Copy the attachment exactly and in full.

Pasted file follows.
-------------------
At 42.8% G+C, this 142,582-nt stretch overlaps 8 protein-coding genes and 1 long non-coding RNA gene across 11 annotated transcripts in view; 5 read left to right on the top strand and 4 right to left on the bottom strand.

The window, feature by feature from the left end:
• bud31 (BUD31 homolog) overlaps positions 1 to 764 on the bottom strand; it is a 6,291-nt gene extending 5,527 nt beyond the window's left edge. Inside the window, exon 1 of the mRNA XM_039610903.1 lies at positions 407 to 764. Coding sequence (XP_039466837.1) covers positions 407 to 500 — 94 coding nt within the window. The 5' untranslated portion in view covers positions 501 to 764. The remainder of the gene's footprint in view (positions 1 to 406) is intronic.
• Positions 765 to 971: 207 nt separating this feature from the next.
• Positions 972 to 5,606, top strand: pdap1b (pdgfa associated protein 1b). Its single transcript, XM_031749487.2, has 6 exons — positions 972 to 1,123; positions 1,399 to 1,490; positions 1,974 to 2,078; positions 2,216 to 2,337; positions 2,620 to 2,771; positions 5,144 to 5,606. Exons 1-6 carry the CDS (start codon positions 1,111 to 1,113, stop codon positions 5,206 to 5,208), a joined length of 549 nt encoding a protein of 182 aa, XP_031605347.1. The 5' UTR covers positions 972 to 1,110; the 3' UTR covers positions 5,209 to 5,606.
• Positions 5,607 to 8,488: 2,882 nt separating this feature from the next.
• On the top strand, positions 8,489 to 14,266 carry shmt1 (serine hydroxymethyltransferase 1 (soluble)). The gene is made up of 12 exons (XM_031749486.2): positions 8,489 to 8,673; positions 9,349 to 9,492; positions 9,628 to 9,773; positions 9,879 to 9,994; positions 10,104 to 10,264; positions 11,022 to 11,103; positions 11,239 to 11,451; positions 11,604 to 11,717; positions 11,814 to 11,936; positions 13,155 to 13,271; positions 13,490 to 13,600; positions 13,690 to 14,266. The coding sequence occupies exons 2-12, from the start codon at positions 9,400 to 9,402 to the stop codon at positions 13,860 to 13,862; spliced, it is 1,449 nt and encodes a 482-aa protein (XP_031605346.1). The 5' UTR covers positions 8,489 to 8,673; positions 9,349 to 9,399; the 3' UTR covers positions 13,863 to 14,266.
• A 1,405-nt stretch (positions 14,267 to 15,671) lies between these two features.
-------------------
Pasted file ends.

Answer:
At 42.8% G+C, this 142,582-nt stretch overlaps 8 protein-coding genes and 1 long non-coding RNA gene across 11 annotated transcripts in view; 5 read left to right on the top strand and 4 right to left on the bottom strand.

The window, feature by feature from the left end:
• bud31 (BUD31 homolog) overlaps positions 1 to 764 on the bottom strand; it is a 6,291-nt gene extending 5,527 nt beyond the window's left edge. Inside the window, exon 1 of the mRNA XM_039610903.1 lies at positions 407 to 764. Coding sequence (XP_039466837.1) covers positions 407 to 500 — 94 coding nt within the window. The 5' untranslated portion in view covers positions 501 to 764. The remainder of the gene's footprint in view (positions 1 to 406) is intronic.
• Positions 765 to 971: 207 nt separating this feature from the next.
• Positions 972 to 5,606, top strand: pdap1b (pdgfa associated protein 1b). Its single transcript, XM_031749487.2, has 6 exons — positions 972 to 1,123; positions 1,399 to 1,490; positions 1,974 to 2,078; positions 2,216 to 2,337; positions 2,620 to 2,771; positions 5,144 to 5,606. Exons 1-6 carry the CDS (start codon positions 1,111 to 1,113, stop codon positions 5,206 to 5,208), a joined length of 549 nt encoding a protein of 182 aa, XP_031605347.1. The 5' UTR covers positions 972 to 1,110; the 3' UTR covers positions 5,209 to 5,606.
• Positions 5,607 to 8,488: 2,882 nt separating this feature from the next.
• On the top strand, positions 8,489 to 14,266 carry shmt1 (serine hydroxymethyltransferase 1 (soluble)). The gene is made up of 12 exons (XM_031749486.2): positions 8,489 to 8,673; positions 9,349 to 9,492; positions 9,628 to 9,773; positions 9,879 to 9,994; positions 10,104 to 10,264; positions 11,022 to 11,103; positions 11,239 to 11,451; positions 11,604 to 11,717; positions 11,814 to 11,936; positions 13,155 to 13,271; positions 13,490 to 13,600; positions 13,690 to 14,266. The coding sequence occupies exons 2-12, from the start codon at positions 9,400 to 9,402 to the stop codon at positions 13,860 to 13,862; spliced, it is 1,449 nt and encodes a 482-aa protein (XP_031605346.1). The 5' UTR covers positions 8,489 to 8,673; positions 9,349 to 9,399; the 3' UTR covers positions 13,863 to 14,266.
• A 1,405-nt stretch (positions 14,267 to 15,671) lies between these two features.